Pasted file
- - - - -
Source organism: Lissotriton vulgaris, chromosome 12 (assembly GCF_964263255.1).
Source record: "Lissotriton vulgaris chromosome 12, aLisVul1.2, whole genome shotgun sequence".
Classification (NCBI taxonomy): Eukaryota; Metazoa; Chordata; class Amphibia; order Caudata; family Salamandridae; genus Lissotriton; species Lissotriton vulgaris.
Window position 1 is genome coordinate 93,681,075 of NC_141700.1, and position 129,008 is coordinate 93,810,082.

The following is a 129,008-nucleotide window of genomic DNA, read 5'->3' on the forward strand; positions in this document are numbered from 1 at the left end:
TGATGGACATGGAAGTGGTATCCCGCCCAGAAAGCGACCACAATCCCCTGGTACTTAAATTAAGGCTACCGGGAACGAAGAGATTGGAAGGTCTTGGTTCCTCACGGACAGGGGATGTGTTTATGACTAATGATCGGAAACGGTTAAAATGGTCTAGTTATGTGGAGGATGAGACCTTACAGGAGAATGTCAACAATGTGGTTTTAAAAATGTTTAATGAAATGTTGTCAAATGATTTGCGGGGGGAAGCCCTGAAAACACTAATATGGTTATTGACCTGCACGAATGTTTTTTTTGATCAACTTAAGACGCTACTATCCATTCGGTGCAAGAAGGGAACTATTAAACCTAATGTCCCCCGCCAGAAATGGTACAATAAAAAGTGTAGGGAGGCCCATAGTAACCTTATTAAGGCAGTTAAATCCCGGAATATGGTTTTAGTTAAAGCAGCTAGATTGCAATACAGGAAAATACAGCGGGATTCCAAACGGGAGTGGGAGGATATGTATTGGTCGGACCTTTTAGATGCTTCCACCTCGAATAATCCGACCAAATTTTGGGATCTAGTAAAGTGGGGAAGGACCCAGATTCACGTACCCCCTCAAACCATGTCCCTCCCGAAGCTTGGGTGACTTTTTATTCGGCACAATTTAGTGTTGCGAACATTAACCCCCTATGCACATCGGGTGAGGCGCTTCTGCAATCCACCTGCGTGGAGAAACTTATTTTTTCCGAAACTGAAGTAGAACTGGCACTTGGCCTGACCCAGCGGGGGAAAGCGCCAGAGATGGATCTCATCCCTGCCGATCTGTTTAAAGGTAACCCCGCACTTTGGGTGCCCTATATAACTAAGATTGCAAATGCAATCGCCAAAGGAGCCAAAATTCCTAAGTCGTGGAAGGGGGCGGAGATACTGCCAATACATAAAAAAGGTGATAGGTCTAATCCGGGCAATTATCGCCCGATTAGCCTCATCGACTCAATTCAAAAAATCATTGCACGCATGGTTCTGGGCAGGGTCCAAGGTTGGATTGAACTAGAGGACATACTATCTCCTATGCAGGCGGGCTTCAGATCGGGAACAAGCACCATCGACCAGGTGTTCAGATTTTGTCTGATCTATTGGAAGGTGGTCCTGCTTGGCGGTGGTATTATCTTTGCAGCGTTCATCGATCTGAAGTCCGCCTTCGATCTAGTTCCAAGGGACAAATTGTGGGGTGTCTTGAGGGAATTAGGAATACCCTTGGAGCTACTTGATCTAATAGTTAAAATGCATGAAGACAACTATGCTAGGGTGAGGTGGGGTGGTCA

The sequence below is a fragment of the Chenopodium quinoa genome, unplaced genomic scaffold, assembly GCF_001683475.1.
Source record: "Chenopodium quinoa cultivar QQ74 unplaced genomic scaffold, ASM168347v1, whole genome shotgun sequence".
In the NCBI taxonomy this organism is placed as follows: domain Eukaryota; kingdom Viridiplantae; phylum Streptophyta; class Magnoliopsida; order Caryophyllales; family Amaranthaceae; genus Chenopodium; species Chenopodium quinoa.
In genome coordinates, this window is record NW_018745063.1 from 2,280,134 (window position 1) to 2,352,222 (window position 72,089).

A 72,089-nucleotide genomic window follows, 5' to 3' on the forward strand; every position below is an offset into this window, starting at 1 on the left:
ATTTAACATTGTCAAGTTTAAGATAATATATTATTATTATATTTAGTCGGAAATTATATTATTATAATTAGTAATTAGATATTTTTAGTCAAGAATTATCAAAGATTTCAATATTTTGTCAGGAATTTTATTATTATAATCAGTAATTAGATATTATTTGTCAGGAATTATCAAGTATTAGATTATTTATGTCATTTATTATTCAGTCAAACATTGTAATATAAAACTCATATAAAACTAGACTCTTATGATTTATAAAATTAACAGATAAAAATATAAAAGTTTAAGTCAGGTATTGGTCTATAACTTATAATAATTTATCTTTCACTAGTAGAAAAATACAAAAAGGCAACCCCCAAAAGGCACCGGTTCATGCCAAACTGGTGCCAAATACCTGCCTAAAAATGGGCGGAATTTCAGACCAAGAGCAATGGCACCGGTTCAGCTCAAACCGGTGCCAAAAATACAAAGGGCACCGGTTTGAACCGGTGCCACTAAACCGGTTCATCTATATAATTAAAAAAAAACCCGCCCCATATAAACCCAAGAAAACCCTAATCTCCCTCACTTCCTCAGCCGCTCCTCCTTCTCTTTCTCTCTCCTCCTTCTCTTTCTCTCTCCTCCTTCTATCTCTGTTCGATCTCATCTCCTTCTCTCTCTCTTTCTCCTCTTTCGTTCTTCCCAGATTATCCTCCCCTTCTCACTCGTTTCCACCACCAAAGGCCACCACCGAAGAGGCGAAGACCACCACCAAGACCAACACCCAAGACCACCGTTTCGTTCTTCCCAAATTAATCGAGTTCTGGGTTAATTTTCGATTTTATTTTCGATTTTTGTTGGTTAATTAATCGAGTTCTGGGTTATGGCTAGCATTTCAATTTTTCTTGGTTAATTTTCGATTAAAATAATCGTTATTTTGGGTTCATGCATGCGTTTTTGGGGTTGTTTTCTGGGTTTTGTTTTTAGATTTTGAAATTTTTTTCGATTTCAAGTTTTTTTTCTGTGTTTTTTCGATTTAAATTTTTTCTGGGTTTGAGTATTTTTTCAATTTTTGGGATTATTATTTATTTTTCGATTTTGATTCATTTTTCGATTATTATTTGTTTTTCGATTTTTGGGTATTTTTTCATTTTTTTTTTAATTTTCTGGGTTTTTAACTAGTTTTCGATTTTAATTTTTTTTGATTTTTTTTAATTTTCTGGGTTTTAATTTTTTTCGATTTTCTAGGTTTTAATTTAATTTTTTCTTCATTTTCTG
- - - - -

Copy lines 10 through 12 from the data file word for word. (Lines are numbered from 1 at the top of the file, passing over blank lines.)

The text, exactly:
In genome coordinates, this window is record NW_018745063.1 from 2,280,134 (window position 1) to 2,352,222 (window position 72,089).

A 72,089-nucleotide genomic window follows, 5' to 3' on the forward strand; every position below is an offset into this window, starting at 1 on the left:
ATTTAACATTGTCAAGTTTAAGATAATATATTATTATTATATTTAGTCGGAAATTATATTATTATAATTAGTAATTAGATATTTTTAGTCAAGAATTATCAAAGATTTCAATATTTTGTCAGGAATTTTATTATTATAATCAGTAATTAGATATTATTTGTCAGGAATTATCAAGTATTAGATTATTTATGTCATTTATTATTCAGTCAAACATTGTAATATAAAACTCATATAAAACTAGACTCTTATGATTTATAAAATTAACAGATAAAAATATAAAAGTTTAAGTCAGGTATTGGTCTATAACTTATAATAATTTATCTTTCACTAGTAGAAAAATACAAAAAGGCAACCCCCAAAAGGCACCGGTTCATGCCAAACTGGTGCCAAATACCTGCCTAAAAATGGGCGGAATTTCAGACCAAGAGCAATGGCACCGGTTCAGCTCAAACCGGTGCCAAAAATACAAAGGGCACCGGTTTGAACCGGTGCCACTAAACCGGTTCATCTATATAATTAAAAAAAAACCCGCCCCATATAAACCCAAGAAAACCCTAATCTCCCTCACTTCCTCAGCCGCTCCTCCTTCTCTTTCTCTCTCCTCCTTCTCTTTCTCTCTCCTCCTTCTATCTCTGTTCGATCTCATCTCCTTCTCTCTCTCTTTCTCCTCTTTCGTTCTTCCCAGATTATCCTCCCCTTCTCACTCGTTTCCACCACCAAAGGCCACCACCGAAGAGGCGAAGACCACCACCAAGACCAACACCCAAGACCACCGTTTCGTTCTTCCCAAATTAATCGAGTTCTGGGTTAATTTTCGATTTTATTTTCGATTTTTGTTGGTTAATTAATCGAGTTCTGGGTTATGGCTAGCATTTCAATTTTTCTTGGTTAATTTTCGATTAAAATAATCGTTATTTTGGGTTCATGCATGCGTTTTTGGGGTTGTTTTCTGGGTTTTGTTTTTAGATTTTGAAATTTTTTTCGATTTCAAGTTTTTTTTCTGTGTTTTTTCGATTTAAATTTTTTCTGGGTTTGAGTATTTTTTCAATTTTTGGGATTATTATTTATTTTTCGATTTTGATTCATTTTTCGATTATTATTTGTTTTTCGATTTTTGGGTATTTTTTCATTTTTTTTTTAATTTTCTGGGTTTTTAACTAGTTTTCGATTTTAATTTTTTTTGATTTTTTTTAATTTTCTGGGTTTTAATTTTTTTCGATTTTCTAGGTTTTAATTTAATTTTTTCTTCATTTTCTG